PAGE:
• Price Chopper Supermarkets/Golub Corporation announced today that Rick Mausert, the company’s Manager of Continuous Improvement, has been promoted to the position of Director of Non-Resale Purchasing. Mausert is a three-decade veteran at Price Chopper.
    KC's View:

    Published on: August 10, 2009

    James Walter Brown, who worked for Ralphs Grocery Co. for a half-century before taking reins of the Western Association of Food Chains (WAFC) died Friday just a week shy of his 82nd birthday.

    According to a statement released by WAFC executive vice president Carole Christianson, “Extremely humble and a man of great integrity, people were always his first priority. Jim was a great communicator, operator, and, most importantly…friend. He will be missed. We have lost a treasure.”
    KC's View:

    Published on: August 10, 2009

    The US Department of Labor said Friday that non-farm payrolls were down 247,000 in July – which was below the 275,000 decline that was expected. At the same time, the unemployment rate was down in July 0.1 percent to 9.4 percent – still a lot higher than the less than six percent reported just a year ago.

    There remain concerns in some quarters that the unemployment rate could soon go above 10 percent, and that unemployment is likely to lag behind other indicators that the recession may be coming to an end.

    My comment: The recession may end, but recession-minded consumers are not going to change their stripes anytime soon. The key for effective retailers is to maintain a short-term focus on value, but not to lose tough with the enduring values that make them different in the eyes of the consumer.

    MNB user Tim Heyman responded:

    My view is much simpler than this, the recession end when those 6.7 million are back working and not underemployed.

    Agreed. No matter what the definition of a recession, that should be the mantra of every elected official in America.

    Got an interesting email from Down Under:

    I live in Australia, and have been unemployed for 10 weeks. Just as I was wondering if I was ever going to find something, I've been offered four great jobs (one after an interview, three on recommendation alone). These jobs would have been the types of jobs you'd fight for when times were good - so to have been offered them in the current environment I was truly blessed.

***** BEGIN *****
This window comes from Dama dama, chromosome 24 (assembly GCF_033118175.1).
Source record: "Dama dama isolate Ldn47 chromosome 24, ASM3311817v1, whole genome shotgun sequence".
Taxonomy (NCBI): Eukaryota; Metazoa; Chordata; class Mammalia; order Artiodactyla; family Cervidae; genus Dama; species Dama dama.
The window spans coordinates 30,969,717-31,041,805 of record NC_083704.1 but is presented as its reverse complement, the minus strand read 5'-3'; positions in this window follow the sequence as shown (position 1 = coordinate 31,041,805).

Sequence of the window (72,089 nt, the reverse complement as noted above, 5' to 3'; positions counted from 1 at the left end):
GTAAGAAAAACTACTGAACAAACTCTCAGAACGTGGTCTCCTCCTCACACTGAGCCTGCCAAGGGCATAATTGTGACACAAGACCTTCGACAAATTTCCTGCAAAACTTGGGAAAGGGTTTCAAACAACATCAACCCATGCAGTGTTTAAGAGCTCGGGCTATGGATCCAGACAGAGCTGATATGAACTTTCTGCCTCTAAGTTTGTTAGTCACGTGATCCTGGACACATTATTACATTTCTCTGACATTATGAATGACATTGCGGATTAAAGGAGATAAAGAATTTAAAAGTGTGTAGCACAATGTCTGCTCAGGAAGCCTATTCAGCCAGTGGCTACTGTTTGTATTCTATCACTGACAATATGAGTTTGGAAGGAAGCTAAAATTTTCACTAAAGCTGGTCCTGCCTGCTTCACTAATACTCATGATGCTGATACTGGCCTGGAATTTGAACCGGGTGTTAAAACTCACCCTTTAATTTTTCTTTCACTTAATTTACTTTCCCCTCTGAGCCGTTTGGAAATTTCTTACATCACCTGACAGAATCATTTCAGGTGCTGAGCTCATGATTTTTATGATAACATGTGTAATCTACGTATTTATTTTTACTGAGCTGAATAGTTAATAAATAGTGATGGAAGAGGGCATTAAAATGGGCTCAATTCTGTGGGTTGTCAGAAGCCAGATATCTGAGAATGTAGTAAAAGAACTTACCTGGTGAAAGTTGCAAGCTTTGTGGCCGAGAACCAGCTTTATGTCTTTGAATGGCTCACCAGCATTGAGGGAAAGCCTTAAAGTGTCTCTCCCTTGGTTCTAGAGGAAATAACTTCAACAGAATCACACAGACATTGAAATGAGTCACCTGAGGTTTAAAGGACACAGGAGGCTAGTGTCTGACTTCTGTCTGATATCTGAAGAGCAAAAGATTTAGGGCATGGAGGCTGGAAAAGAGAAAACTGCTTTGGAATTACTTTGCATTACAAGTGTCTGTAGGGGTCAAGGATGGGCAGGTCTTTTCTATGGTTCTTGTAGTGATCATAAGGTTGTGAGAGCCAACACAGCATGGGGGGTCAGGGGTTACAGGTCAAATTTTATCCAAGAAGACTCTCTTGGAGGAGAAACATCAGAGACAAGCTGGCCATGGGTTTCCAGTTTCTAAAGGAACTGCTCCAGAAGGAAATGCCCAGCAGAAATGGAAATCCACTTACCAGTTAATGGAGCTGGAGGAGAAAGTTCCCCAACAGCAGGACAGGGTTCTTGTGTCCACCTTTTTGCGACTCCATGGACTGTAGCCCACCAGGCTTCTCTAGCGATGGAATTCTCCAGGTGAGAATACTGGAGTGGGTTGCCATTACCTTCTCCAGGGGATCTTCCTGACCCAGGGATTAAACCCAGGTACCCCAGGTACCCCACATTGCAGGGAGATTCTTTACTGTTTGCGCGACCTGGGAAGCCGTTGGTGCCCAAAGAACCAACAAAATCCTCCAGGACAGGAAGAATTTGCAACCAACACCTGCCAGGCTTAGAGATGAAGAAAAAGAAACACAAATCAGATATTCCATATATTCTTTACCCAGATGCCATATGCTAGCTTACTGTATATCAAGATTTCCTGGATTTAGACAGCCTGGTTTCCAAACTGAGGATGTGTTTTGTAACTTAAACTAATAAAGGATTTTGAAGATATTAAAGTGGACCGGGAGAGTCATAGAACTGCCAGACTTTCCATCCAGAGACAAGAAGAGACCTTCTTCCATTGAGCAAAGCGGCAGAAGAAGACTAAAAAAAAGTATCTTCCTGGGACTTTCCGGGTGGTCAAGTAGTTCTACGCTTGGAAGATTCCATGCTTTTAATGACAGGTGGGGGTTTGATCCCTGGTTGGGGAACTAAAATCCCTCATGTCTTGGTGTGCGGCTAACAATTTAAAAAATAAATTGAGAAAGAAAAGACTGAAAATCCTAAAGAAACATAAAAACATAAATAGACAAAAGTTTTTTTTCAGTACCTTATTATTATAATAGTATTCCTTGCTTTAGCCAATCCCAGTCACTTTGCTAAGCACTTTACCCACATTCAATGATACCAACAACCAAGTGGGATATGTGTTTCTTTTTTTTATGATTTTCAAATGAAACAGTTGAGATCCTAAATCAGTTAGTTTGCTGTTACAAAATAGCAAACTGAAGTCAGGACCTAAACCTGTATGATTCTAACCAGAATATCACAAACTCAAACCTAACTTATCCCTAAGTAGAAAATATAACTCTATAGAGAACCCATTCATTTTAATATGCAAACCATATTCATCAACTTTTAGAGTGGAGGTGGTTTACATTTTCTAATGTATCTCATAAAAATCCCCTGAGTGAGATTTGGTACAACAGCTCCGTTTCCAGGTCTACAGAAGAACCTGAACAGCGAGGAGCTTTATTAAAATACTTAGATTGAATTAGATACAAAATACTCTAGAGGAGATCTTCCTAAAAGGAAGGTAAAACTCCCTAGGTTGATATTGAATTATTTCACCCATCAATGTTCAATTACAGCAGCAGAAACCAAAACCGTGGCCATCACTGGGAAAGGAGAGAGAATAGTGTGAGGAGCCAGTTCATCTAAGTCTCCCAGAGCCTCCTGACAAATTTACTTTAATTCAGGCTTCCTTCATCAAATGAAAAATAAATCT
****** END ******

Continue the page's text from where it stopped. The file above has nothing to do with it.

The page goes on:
Even better, I've now been able to help out 2 others in my position - both ideal candidates that under normal economic conditions would not have been available.

    I argue that now is the time for businesses to find the quantities of gold that have been cast aside for no good reason, other than cutbacks.

    Excellent point. There are a lot of companies where there are labor cutbacks being enforced not because they are necessary for survival, but because a recession is a good excuse for cutting employees. For those companies that choose this moment to invest in people, I believe the long-term payoffs will be significant.

    MNB user Andrew M. Casey wrote:

    I have always been a glass half full kind of guy and the optimist in me wants to believe, but I just don't get these news reports lately about things getting better soon.

    The reality is that almost 250,000 people lost their jobs last month (OK, a little better than expected but c'mon) and many of those will likely remain unemployed for some time because the pool of jobs keeps shrinking every month. Yes, unemployment took a small dip (good news) but primarily because many who lost their job months ago have exhausted their benefits and are no longer counted. And while I have no quarrel with the "cash for clunkers" program, any effect from it can only be short-lived because it is just too expensive to sustain (even for Congress).

    I fervently hope and pray I am wrong but my gut tells me we may not even have seen the worst yet.

    MNB took note on Friday of a Marketing Daily report that Bumble Bee Tuna is launching a new radio and in-store advertising campaign designed to hype the product’s value and meal versatility. MNB user Rick O’Hara responded:

    I guess I’m getting old, but your blurb today about Bumblebee tuna launching an ad campaign brought to mind the Schooner Tuna campaign launched by Teri Garr in Mr. Mom (wayyyy back in 1983!). Life imitates art, you think?

    “My fellow Americans. I am Howard Humphrey, President of Schooner Tuna. All of us here at Schooner Tuna sympathize will all of you hit so hard by these trying economic times. In order to help you we are reducing the price of Schooner Tuna by 50 cents a can. When this crisis is over, we will go back to our regular prices. Until then, remember, we’re all in this together. Schooner Tuna. The tuna with a heart.”

    Rather bittersweet, because it also reminded me of the loss of John Hughes (who wrote “Mr. Mom”) this week.

    Another MNB user chimed in on the loss of John Hughes:

    Looking back, John Hughes was gifted, using his characters fully to create absolute hilarity. But an even bigger gift is a legacy of many films that truly reflected life in the Chicago area, a place he believed had reality other places like LA did not. He made visible the issues that were relevant with teens in the 80’s, getting along, awkwardness, social status and parents. He had his finger on the culture. Certainly those movies could have reflected life in many places around the country, but ask any Midwesterner about John Hughes and you’ll hear of subtleties and nuances in each movie they feel are truly theirs.

    I said nice things about TV host Craig Ferguson in last Friday’s “OffBeat,” leading MNB user Christian Erzinger to write:

    At the end of a long week, I read Friday's column. Your mention of the Late Show bit got me to check out Craig Ferguson. You are correct; I had forgotten how spot-on he can be. Of course I somehow traveled from the "I Figured It Out" spot to George Carlin (the magic of hyper-links). That is when the chuckles turned to tears from laughing so hard. Thanks for a good start to the weekend.

    My pleasure.
    KC's View: